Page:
Students from Gan Kavana

Photo illustration by Neomi Rapoport

There’s a reason you may remember the aleph bet from Sunday school but don’t feel comfortable ordering shakshuka from a beachside cafe in Israel. According to the 2013 Pew Portrait of Jewish Americans, only about one in 10 American Jews can carry on a conversation in Hebrew.

“Historically, schools have taught Hebrew with the alphabet and single-syllable sounds, and they don’t start until at least third grade,” says Rabbi Rachel Nussbaum, co-founder of the Kavana Cooperative in Seattle’s Queen Anne neighborhood. Phonetic reading is prioritized above spoken Hebrew, she says.

Along with fellow Kavana parent and Israeli teacher Einav Peretz, in 2009 Nussbaum launched Gan Kavana, a Hebrew-English preschool that strives to make language learning natural and treat Hebrew as a living language. Gan Kavana hosts 10 to 15 students between ages 2 and 5 during the school year and runs a weeklong Hebrew summer camp in June.

“Some parents feel a little intimidated when they see a completely Hebrew classroom, especially if their children have never heard Hebrew before,” says Nussbaum. But through Hebrew songs that accompany daily routines and story time with Israeli children’s books, students learn quickly. By year’s end, they perform a play completely in Hebrew. 

A self-described “Israeli style” also permeates the school. When it comes to teaching Jewish tradition, Gan Kavana embraces a pluralistic approach that mirrors most secular preschools in Israel. Every Friday, the students make challah, and parents join a child-led Shabbat celebration.

Israeli-style also means teachers may be more direct. “We don’t need to tiptoe around our interactions with parents,” says Brit Shlessinger, who has taught at Gan Kavana for eight years. “Sometimes we ask hard questions, but there’s also a general atmosphere of trust, love, and respect for one another.”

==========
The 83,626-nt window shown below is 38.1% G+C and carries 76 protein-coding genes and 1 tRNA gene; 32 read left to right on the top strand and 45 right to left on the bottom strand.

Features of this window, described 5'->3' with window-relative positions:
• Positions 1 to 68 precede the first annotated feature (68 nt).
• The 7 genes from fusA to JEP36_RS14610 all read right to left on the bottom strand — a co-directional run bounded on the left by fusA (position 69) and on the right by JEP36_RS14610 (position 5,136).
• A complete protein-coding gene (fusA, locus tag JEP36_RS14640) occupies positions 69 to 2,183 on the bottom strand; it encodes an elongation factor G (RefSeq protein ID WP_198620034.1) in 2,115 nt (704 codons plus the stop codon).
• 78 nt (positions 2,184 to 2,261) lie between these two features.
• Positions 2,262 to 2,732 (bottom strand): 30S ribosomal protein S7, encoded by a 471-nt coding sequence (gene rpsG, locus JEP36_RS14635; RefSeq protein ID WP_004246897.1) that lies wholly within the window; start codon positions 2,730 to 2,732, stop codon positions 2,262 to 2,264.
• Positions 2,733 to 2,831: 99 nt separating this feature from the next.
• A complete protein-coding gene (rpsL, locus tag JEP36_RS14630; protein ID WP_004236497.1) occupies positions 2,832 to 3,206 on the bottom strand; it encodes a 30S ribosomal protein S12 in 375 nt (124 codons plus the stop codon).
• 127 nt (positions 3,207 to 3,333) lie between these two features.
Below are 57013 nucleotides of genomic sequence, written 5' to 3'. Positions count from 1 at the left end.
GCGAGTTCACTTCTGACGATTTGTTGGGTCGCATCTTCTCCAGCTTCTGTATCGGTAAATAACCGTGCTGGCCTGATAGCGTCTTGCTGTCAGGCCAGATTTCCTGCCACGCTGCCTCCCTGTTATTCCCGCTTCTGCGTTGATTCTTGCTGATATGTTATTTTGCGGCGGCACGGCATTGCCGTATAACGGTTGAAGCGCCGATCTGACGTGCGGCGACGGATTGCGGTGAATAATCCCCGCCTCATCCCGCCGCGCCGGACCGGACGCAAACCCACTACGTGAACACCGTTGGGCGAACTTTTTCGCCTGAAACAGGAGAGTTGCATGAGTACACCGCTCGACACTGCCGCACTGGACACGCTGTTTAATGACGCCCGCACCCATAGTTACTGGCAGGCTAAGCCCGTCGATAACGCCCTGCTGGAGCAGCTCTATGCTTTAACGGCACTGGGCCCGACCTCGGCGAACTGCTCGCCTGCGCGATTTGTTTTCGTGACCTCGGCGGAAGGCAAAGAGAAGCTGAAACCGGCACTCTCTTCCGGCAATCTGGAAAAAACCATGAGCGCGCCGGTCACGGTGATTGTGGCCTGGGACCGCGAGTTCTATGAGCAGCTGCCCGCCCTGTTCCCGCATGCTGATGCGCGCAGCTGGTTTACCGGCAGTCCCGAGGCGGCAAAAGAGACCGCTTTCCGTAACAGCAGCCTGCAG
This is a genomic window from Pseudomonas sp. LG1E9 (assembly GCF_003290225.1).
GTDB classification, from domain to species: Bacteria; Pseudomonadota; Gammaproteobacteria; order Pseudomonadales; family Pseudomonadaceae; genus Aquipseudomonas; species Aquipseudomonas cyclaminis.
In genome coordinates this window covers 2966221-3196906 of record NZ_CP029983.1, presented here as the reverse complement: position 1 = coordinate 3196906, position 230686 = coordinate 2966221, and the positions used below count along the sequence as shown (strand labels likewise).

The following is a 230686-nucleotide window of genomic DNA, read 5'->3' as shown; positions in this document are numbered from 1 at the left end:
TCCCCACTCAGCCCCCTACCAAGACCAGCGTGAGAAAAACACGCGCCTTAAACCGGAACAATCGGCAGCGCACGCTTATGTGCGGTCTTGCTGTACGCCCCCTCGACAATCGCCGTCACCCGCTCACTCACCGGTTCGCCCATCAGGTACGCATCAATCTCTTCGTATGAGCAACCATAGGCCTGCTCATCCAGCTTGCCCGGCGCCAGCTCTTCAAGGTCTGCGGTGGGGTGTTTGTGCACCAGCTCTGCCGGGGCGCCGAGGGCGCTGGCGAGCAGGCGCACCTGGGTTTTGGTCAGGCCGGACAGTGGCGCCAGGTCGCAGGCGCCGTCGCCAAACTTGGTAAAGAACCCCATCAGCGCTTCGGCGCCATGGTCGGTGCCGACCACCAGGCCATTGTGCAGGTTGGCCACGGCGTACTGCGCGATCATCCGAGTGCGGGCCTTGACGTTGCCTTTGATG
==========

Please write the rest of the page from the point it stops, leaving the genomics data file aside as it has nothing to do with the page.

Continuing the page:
Over on Mercer Island, a similar initiative is taking shape. Since 1980, the Stroum Jewish Community Center has offered early childhood education for children between the ages of 3 months and 5 years. This past fall, it launched its first Hebrew-English classroom for 3- and 4-year-olds, taught in the Reggio Emilia student-led learning style.

“Parents are motivated to send their kids here — even if they’re not Jewish — because a bilingual preschool is great for brain development,” explains Carrie Stull, director of the Early Learning Center.

In addition to wanting more Hebrew in the preschool, Stull wants to inspire community involvement around Jewish holidays. The new classroom has motivated other teachers to implement Hebrew literacy activities, and community engagement surrounding Jewish holidays has also increased.

But what happens after preschool if families don’t pursue Hebrew skill building? Stull is confident that the bilingual approach has lasting results. “Even if the children don’t continue learning Hebrew, it will be part of their lives forever,” she says. “They’ll always be able to recognize the language, because it was taught to them at such a critical point in their development.”

“On more than one occasion we have had a child return from a trip to Israel very proud of their fluency,” Shlessinger says. “In Israel, they are suddenly confronted with the idea that the language is useful to them and not just something they use during school.”

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